Specimen Stability Information: Ambient (preferred)/Refrigerated

 

Acceptable: Paraffin-embedded tissue block:

Specimen Type: Section (scrolls) of FFPE tissue block

Sources: Normally sterile or deep tissues such as bone, lymph node, joint, heart valve, brain, viscera, organ, lung

Container/Tube: Sterile container for each individual cut section (scroll)

Collection Instructions: Perform microtomy and prepare five separate 10-micron sections. Each section (scroll) must be placed in a separate sterile container for submission.

Specimen Stability Information: Ambient (preferred)/Refrigerated

 

Specimen Type: Fluid

Sources: Normally sterile body fluids such as cerebrospinal, vitreous humor, pleural, abdominal, peritoneal, ascites, pericardial, pelvic

Container/Tube: Screw-capped, sterile container

Specimen Volume: 1 mL

Collection Instructions:

1. Collect fresh fluid specimen.

2. Freeze specimen.

Specimen Stability Information: Frozen <14 days(preferred)/Refrigerated <14 days

 

Specimen Type: Synovial fluid

Container/Tube:

Preferred: Red top or sterile container

Acceptable: Lavender top (EDTA), pink top (EDTA), royal blue top (EDTA), or sterile vial containing EDTA-derived aliquot

Specimen Volume: 1 mL

Collection Instructions: Send specimen in original tube (preferred).

Specimen Stability Information: Frozen <14 days (preferred)/ Refrigerated <14 days

Special Instructions
Library of PDFs including pertinent information and forms related to the test

Forms

If not ordering electronically, complete, print, and send a Microbiology Test Request (T244) with the specimen.

Specimen Minimum Volume
Defines the amount of sample necessary to provide a clinically relevant result as determined by the Testing Laboratory

Fluid: 0.5 mL

Fresh tissue or biopsy: 5 mm(3)

Paraffin-embedded tissue block: two 10-micron sections

Reject Due To
Identifies specimen types and conditions that may cause the specimen to be rejected

Tissue in formalin, formaldehyde, acetone, or any other fluid Bone marrow Decalcified bone Slides Skin biopsy Colon biopsy Reject

Specimen Stability Information
Provides a description of the temperatures required to transport a specimen to the performing laboratory, alternate acceptable temperatures are also included

Specimen Type Temperature Time Special Container
Varies Varies (preferred)

Useful For
Suggests clinical disorders or settings where the test may be helpful

Detecting and identifying bacteria (including mycobacteria) from normally sterile sources, including synovial fluid; body fluids such as pleural, peritoneal, and pericardial fluids, cerebrospinal fluid; and both fresh and formalin-fixed paraffin-embedded  tissues

 

This test is not recommended as a test of cure because nucleic acids may persist for long periods of time after successful treatment.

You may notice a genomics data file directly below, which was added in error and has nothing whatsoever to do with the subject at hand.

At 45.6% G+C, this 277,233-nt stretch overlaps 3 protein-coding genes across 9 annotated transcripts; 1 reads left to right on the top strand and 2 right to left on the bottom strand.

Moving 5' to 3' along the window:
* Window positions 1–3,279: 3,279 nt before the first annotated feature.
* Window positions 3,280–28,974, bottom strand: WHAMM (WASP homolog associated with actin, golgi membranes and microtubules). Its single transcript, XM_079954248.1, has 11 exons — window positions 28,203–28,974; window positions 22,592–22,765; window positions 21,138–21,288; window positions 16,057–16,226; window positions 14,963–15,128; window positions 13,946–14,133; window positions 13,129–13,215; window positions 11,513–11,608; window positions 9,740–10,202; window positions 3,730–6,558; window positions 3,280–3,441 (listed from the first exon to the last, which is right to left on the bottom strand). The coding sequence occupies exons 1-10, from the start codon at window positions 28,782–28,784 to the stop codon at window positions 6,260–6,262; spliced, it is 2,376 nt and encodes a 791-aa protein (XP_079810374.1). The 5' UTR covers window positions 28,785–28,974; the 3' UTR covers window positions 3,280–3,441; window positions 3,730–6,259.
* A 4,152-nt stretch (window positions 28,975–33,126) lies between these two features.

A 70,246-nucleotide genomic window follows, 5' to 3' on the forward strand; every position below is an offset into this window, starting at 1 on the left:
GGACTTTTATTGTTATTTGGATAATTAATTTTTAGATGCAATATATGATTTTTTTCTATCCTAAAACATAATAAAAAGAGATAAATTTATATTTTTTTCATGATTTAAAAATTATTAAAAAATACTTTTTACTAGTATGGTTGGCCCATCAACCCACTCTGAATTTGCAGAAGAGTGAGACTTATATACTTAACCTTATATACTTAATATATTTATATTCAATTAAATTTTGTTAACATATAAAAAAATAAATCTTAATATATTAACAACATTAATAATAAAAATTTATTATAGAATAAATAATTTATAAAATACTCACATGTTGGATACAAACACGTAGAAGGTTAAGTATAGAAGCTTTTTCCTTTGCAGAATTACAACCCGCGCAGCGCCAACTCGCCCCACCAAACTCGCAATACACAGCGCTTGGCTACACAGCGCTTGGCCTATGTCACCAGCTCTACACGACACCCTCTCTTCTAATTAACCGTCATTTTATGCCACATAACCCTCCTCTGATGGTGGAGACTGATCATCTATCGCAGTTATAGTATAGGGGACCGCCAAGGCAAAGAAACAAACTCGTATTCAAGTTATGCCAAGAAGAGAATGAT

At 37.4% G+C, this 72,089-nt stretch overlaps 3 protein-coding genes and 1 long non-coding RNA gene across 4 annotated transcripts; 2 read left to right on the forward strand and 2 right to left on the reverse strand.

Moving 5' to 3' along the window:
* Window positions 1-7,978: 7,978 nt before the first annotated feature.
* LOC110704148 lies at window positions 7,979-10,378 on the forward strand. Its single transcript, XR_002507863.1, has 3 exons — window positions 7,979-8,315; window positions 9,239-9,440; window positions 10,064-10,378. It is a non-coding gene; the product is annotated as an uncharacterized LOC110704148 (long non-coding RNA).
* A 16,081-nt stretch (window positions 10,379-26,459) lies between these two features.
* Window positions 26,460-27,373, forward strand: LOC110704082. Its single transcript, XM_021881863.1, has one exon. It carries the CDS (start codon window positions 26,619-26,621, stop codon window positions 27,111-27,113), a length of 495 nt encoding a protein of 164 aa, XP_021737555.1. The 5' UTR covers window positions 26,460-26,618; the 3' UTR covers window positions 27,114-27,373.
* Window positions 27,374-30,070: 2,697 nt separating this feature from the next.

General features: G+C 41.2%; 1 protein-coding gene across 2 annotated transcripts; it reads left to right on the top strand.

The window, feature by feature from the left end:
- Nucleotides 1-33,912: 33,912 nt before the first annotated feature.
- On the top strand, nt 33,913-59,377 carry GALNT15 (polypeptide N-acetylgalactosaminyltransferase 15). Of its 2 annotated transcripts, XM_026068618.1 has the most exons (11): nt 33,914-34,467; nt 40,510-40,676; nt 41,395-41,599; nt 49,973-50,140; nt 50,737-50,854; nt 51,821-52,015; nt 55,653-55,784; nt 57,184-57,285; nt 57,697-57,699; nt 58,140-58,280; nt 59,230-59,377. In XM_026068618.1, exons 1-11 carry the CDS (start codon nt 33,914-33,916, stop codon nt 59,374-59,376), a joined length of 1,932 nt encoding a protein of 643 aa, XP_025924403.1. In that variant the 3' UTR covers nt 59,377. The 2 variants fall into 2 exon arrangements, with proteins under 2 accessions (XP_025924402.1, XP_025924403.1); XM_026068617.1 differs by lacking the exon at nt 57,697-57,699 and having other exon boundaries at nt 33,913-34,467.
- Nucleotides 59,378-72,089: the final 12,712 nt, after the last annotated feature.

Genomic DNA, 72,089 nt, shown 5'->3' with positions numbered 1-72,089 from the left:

Testing Algorithm
Delineates situations when tests are added to the initial order. This includes reflex and additional tests.

If polymerase chain reaction (PCR) testing is negative, no sequencing is performed, and the test is resulted as negative.

 

If PCR testing is positive, sequencing is performed. Strong positive results are first submitted to Sanger sequencing, which can yield results in as few as 4 days. Weak positive results, or Sanger sequencing results that are mixed, are submitted to next-generation sequencing (ie, targeted metagenomics testing).

 

The following algorithms are available in Special Instructions:

-Infective Endocarditis: Diagnostic Testing for Identification of Microbiological Etiology

-Meningitis/Encephalitis Panel Algorithm

Clinical Information
Discusses physiology, pathophysiology, and general clinical aspects, as they relate to a laboratory test

Cultures from patients with suspected bacterial infection involving normally sterile sites may fail to provide bacterial (including mycobacterial) growth for identification due to the presence of fastidious or slow-growing bacteria or as a result of antecedent antimicrobial chemotherapy. Polymerase chain reaction amplification of a portion of the 16S ribosomal RNA (rRNA) gene followed by sequencing of the amplified product can be used to detect bacterial (including mycobacterial) nucleic acids in such situations, enabling a diagnosis. Sterile sources accepted for testing may have more than one bacterial species present or the presence of copy variants of the 16S rRNA gene within a single bacterial species, confounding Sanger sequencing analysis. Next-generation sequencing can be useful in such cases. Ideal specimens are those in which bacteria (includes mycobacteria) are visualized by microscopy. Heart valves from patients with endocarditis with positive Gram stains are, for example, especially suitable.

Reference Values
Describes reference intervals and additional information for interpretation of test results. May include intervals based on age and sex when appropriate. Intervals are Mayo-derived, unless otherwise designated. If an interpretive report is provided, the reference value field will state this.